Starring: Colin Farrell, Nicole Kidman, Barry Keoghan
Director: Yorgos Lanthimos
Running Time: 121 mins
The Killing Of A Sacred Deer is an Irish film about a surgeon and father who finds himself pushed into a horrifying situation when a teenage boy he has taken under his wing begins to exhibit sinister behaviour that causes the surgeon’s life to fall apart.
No less than you would expect from Yorgos Lanthimos, director of Dogtooth and The Lobster, The Killing Of A Sacred Deer is a deeply disturbing, dark, and all-round messed-up film. With his uniquely dark humour, it proves an entertaining (albeit in an extremely unorthodox way) watch, furthered by some great performances. With that said, however, it’s by no means as thrilling weird as The Lobster, and doesn’t have the same level of imagination to really grab you in the same way, meaning that it can get a little bit lost on you at times.
In fact, this isn’t really meant to be a strange film at all, but rather a deeply unsettling and heavily disturbing one. From the very first scene, anyone who’s even the slightest bit squeamish will probably want to turn away, and the film continues on with being as relentlessly and unhingingly dark from then on.
And what’s more is that it’s not blood and gore that make the film so dark – this film in fact has far less of that than even The Lobster – instead it’s the overbearingly disturbing plot elements that show how an intelligent and sane man can completely lose his mind, and see his family totally destroyed, by nothing more than the uneasy presence of a boy.
If there’s one thing that you’ll remember about The Killing Of A Sacred Deer, then it’s just how dark it is – to the point where you really wouldn’t recommend it to anyone of a nervous disposition, as it hits completely hopeless and deeply depressing levels that do often make it a rather nasty watch.
However, the good thing about the movie is, despite it being deeply unsettling and dark at every moment, there is still method to its madness. The story, although at times a little hard to follow, and often lacking in the same pulsatingly unique atmosphere as The Lobster, is a cleverly laid-out and deeply mysterious one, as you start off the movie not knowing what’s going on at all, from any of the characters’ motivations to any of their backgrounds, only for that to be unveiled to you slowly over the course of the movie, proving a satisfying and exciting watch throughout.
Those mysterious characters are furthered by the lead performances, which are just as terrifyingly unsettling as Lanthimos’ darkly humorous film. Colin Farrell puts in a similar turn to The Lobster, with his awkward dialogue and reserved personality, although the direction that his character takes this time proves a completely different challenge, and one that ups the level of drama and thrills significantly.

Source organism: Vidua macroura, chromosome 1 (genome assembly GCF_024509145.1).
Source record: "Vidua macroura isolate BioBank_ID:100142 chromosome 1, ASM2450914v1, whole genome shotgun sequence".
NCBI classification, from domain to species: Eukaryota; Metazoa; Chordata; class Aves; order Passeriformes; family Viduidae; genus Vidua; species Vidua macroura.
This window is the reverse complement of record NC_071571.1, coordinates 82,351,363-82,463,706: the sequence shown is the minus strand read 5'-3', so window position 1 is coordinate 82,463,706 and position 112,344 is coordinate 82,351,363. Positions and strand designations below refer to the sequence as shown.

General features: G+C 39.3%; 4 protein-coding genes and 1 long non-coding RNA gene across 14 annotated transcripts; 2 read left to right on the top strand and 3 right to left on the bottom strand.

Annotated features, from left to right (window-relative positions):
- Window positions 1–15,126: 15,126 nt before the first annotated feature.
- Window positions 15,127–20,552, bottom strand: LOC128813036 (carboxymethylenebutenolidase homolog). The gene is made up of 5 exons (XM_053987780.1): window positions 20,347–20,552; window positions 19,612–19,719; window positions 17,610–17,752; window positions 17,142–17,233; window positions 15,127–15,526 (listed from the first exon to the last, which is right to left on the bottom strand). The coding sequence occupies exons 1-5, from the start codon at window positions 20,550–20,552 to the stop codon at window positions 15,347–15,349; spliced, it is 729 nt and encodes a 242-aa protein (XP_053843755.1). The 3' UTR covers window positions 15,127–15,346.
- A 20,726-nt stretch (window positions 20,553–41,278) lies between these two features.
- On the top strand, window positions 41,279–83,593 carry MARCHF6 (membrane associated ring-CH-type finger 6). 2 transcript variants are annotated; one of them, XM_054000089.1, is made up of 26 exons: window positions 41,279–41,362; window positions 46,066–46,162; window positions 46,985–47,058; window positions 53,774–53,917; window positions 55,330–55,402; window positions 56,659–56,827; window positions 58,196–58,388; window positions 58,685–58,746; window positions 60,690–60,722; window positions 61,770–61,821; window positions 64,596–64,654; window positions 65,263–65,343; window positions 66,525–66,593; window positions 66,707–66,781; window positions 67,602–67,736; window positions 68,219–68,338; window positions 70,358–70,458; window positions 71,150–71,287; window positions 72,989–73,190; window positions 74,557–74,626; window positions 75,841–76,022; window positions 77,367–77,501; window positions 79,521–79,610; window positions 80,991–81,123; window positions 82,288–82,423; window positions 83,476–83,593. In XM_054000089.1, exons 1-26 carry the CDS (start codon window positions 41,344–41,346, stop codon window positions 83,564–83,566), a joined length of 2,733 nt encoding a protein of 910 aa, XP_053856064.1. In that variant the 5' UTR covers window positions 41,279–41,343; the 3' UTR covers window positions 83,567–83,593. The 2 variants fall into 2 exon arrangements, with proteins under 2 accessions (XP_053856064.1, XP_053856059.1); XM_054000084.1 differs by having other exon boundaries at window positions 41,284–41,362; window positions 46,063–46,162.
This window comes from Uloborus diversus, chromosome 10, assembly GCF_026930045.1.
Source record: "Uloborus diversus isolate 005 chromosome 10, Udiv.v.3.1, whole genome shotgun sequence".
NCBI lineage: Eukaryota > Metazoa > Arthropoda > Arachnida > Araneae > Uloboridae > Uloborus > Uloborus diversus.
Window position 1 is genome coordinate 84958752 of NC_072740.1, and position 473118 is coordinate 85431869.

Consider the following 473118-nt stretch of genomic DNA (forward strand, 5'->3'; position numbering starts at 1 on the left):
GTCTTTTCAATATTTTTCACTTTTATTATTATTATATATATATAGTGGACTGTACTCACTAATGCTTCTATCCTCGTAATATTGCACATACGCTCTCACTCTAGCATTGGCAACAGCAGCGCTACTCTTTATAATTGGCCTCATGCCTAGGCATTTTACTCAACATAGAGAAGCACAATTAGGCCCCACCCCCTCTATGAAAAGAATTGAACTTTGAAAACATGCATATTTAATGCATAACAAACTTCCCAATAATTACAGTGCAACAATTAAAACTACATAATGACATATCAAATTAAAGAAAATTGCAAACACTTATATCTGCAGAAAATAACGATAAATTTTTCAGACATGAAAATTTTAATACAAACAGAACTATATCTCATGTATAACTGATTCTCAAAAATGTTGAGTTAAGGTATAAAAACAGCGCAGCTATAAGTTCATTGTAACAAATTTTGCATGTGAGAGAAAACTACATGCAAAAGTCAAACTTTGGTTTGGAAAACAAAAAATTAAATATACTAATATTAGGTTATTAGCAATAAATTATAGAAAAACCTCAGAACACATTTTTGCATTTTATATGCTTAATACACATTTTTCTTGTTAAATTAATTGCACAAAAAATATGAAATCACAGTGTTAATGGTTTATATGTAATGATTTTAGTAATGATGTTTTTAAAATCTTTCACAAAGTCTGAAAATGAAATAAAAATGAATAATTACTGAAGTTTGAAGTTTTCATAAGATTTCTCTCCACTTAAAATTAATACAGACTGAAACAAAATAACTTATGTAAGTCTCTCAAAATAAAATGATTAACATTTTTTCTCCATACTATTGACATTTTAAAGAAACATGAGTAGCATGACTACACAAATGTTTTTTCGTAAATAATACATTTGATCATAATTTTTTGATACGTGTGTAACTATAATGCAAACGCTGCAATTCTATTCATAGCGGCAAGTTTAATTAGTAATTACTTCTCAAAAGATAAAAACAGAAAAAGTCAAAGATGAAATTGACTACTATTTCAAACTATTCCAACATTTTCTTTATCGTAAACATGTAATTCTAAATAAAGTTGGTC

Supporting performances from the likes of Nicole Kidman and Raffey Kassidy work brilliantly to crush any hope that the film could shine a light of innocence at any point, while even Alicia Silverstone thrills in a stunning cameo appearance that sparks the beginning of the film’s insanity.
Above all, however, is the performance from Barry Keoghan, who plays the teenage boy that seems to initiate all the horror that unfolds. What’s great about the character is that there’s nothing overtly evil about his personality, but through Keoghan’s performance, he proves a deeply unsettling presence every time he appears on screen, as he acts in such a mysterious and seemingly alien manner that you can’t help but feel pretty horrified and disturbed by his every word and move.
On the whole, it’s fair to say that this film does the job of being a dark and unnerving drama and psychological thriller. However, while I was impressed and regularly unsettled by that, I did feel that the film was lacking in a certain energy and ingenuity throughout, something that meant I wasn’t absolutely thrilled by how dark the film was, but instead felt a little underwhelmed by Lanthimos’ dark ideas, which was a bit of a shame to see, often losing the maximum power and potential of the film as a whole.
Overall, however, I did like The Killing Of A Sacred Deer. It’s exactly the sort of film you’d expect from this director, complete with endlessly dark, disturbing and deeply unsettling drama and pseudo-horror throughout, furthered by some great performances throughout, and although it’s not quite as thrillingly weird or dark as you may like, it’s still a strong outing, and that’s why I’m giving it a 7.4.